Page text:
Baltimore Sun article :
Highlandtown ax-throwing venue and bar gets OK from liquor board
I came across this by Cranach, and it was irresistible. We had six children in eight years, so I know how Jesus feels.
Drug companies have been busy pushing opioids and doctors think that every pain should be treated with narcotics. When I fractured my foot, Urgent Care offered me Oxycontin. I said ibuprofen was sufficient.
In the nineteenth century patent medicines were full of unadmitted ingredients, contributing to a massive problem with drug addiction.
Therefore, on that same Frederick News page of June 1,1895, I noticed this ad, I was suspicious:
Sure enough, a quick Internet search revealed what was calming the babies so quickly: morphine.
In researching old newspapers for genealogical and historical purposes, my eye sometimes alights upon articles too good not to share. This one is from the Frederick News of June 1, 1895.
A comment diagnosed this condition:
Ichthyosis vulgaris is an inherited skin condition that occurs when your skin doesn’t shed its dead skin cells. This causes dry, dead skin cells to accumulate in patches on the surface of your skin. It’s also known as “fish scale disease” because the dead skin accumulates in a similar pattern to a fish’s scales.
The majority of cases are mild and confined to specific areas of the body. However, some cases are severe and cover large areas of the body, including the abdomen, back, arms, and legs.
Parable of the Wicked Husbandmen
Mount Calvary Church
A Roman Catholic Congregation of
The Personal Ordinariate of the Chair of St. Peter
Missa de S. Maria Magdalena, Willan
Christ is made the sure foundation
In heavenly love abiding
O worship the King, all glorious above
Vinea mea electa, Johann Michael Haydn
Jerusalem, Jerusalem, Giaches de Wert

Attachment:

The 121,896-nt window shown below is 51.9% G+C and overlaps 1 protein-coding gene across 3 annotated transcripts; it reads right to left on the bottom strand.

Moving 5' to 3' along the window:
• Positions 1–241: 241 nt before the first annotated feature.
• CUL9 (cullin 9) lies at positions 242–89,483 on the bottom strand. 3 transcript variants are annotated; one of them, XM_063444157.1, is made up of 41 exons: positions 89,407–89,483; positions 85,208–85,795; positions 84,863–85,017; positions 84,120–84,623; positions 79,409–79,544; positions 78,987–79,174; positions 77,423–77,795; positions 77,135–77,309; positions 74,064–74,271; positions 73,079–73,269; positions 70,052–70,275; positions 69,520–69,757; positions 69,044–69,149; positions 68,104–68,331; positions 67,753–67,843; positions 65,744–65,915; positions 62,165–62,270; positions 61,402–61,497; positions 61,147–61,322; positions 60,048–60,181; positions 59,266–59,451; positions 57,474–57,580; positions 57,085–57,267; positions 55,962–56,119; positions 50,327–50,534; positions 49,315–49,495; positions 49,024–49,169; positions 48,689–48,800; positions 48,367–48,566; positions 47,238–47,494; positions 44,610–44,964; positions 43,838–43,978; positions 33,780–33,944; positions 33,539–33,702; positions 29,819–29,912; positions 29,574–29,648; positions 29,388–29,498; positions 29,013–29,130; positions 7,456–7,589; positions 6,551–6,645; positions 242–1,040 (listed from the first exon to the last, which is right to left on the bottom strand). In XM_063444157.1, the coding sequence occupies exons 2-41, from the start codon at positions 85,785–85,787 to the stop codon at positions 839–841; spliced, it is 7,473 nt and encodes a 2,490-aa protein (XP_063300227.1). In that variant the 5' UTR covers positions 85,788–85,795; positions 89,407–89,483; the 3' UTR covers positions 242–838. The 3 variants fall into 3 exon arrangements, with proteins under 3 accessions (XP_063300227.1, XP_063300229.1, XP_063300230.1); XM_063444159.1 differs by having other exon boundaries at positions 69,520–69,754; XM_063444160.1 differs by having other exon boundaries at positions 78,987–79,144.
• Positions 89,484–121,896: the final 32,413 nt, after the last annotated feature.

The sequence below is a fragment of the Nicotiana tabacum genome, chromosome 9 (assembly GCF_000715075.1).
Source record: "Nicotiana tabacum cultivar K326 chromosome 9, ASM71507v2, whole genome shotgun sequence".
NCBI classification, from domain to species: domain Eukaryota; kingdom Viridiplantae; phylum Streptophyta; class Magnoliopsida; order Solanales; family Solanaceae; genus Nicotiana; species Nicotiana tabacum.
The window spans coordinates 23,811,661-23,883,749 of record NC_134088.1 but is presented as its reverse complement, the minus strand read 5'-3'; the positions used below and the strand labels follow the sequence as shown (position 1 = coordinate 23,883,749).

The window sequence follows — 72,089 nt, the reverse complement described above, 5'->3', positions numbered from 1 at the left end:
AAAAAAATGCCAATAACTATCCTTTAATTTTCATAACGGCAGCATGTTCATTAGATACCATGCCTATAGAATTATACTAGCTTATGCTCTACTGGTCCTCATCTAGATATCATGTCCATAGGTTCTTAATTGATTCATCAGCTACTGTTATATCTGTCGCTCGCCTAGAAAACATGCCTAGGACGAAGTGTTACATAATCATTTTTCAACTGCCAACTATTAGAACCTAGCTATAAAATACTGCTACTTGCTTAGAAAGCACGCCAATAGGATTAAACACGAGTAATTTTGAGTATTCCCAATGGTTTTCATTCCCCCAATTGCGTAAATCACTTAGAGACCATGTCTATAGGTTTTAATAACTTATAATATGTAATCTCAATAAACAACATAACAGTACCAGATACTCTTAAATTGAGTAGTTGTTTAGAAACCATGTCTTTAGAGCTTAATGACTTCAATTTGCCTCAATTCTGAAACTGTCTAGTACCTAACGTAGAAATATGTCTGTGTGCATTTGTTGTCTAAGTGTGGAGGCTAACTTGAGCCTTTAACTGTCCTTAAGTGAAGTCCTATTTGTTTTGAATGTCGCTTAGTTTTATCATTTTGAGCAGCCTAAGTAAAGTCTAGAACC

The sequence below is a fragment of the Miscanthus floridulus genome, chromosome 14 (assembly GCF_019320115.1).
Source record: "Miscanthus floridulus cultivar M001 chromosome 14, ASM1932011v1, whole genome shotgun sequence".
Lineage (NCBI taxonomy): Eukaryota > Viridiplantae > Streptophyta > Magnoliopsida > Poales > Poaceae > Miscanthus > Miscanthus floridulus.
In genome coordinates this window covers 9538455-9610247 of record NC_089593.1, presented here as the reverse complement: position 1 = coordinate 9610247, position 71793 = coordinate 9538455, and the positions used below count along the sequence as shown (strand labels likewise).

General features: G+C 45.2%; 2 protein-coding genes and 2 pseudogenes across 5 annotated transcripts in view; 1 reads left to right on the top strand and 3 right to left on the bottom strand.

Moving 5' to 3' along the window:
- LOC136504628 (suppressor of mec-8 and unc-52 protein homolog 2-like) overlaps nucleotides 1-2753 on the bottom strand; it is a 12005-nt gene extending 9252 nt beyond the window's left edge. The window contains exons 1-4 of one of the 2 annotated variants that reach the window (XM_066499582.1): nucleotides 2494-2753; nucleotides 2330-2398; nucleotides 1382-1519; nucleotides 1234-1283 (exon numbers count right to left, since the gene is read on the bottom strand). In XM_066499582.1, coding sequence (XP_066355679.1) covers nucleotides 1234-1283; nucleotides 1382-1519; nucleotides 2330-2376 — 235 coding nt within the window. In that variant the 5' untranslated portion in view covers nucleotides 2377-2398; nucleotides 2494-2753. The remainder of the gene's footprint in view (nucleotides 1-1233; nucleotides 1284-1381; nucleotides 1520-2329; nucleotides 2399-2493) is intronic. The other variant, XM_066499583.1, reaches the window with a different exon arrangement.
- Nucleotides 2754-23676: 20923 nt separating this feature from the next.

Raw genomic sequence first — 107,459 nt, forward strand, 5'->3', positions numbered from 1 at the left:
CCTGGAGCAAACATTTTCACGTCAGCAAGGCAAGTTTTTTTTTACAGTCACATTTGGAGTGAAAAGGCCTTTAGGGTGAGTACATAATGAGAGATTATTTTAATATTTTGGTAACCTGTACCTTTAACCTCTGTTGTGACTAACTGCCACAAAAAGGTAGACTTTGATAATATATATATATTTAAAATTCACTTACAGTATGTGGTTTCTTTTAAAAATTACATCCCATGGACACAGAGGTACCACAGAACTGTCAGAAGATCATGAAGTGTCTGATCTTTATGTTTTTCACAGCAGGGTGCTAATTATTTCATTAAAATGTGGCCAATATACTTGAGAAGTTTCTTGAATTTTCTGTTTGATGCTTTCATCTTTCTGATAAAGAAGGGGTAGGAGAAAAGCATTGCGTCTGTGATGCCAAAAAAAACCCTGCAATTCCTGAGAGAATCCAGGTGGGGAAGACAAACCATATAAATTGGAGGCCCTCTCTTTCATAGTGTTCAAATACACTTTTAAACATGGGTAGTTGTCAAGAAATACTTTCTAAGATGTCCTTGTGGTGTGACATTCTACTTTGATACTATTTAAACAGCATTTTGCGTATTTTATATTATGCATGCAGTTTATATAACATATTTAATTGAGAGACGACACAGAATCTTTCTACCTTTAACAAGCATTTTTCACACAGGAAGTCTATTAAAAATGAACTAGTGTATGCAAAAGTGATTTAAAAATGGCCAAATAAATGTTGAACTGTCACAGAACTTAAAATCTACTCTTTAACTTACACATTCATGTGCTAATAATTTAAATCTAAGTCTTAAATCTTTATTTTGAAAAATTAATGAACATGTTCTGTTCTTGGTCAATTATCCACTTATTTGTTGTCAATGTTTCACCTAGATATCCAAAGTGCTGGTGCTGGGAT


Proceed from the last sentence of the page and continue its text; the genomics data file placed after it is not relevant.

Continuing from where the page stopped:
Christ is made the sure foundation was translated by the great Anglican hymnologist John Mason Neale (1818-1866) from the Latin hymn Angularis fundamentum. Christ is the cornerstone of the Church; insofar as we are aligned to Him, we are made into a unity, a temple where God is praised. We ask for His blessings that we may praise Him forever.
The hymn is based on Ephesians 2:20-22: “having been built on the foundation of the apostles and prophets, Jesus Christ Himself being the chief cornerstone, in whom the whole building, being fitted together, grows into a holy temple in the Lord, in whom you also are being built together for a dwelling place of God in the Spirit.”
And on I Peter 2:4-7: “Coming to Him as to a living stone, rejected indeed by men, but chosen by God and precious, you also, as living stones, are being built up a spiritual house, a holy priesthood, to offer up spiritual sacrifices acceptable to God through Jesus Christ. Therefore it is also contained in the Scripture, ‘Behold, I lay in Zion A chief cornerstone, elect, precious,
And he who believes on Him will by no means be put to shame.’
Therefore, to you who believe, He is precious; but to those who are disobedient,
‘The stone which the builders rejected
Has become the chief cornerstone.’”
Christ is made the sure Foundation,
Christ the Head and Cornerstone,
Chosen of the Lord and precious,
Binding all the Church in one;
Holy Zion’s help forever,
And her confidence alone.
All that dedicated city,
dearly loved of God on high,
in exultant jubilation
pours perpetual melody;
God the One in Three adoring
in glad hymns eternally.
To this temple, where we call Thee,
Come, O Lord of Hosts, today:
With Thy wonted loving-kindness
Hear Thy people as they pray;
And Thy fullest benediction
Shed within its walls alway.
Here vouchsafe to all Thy servants
What they ask of Thee to gain,
What they gain from Thee forever
With the blessed to retain,
And hereafter in Thy glory
Evermore with Thee to reign.
Here is a parish (RC? Anglican?) singing it.
Here is the Latin hymn which Neale translated-paraphrased:
lapis Christus missus est,
qui parietum compage
in utroque nectitur,
quem Sion sancta suscepit,
in quo credens permanet.
Omnis illa Deo sacra
et dilecta civitas,
plena modulis in laude
et canore jubilo,
trinum Deum unicumque
cum fervore prædicat.
Hoc in templo, summe Deus,
et clementi bonitate
precum vota suscipe;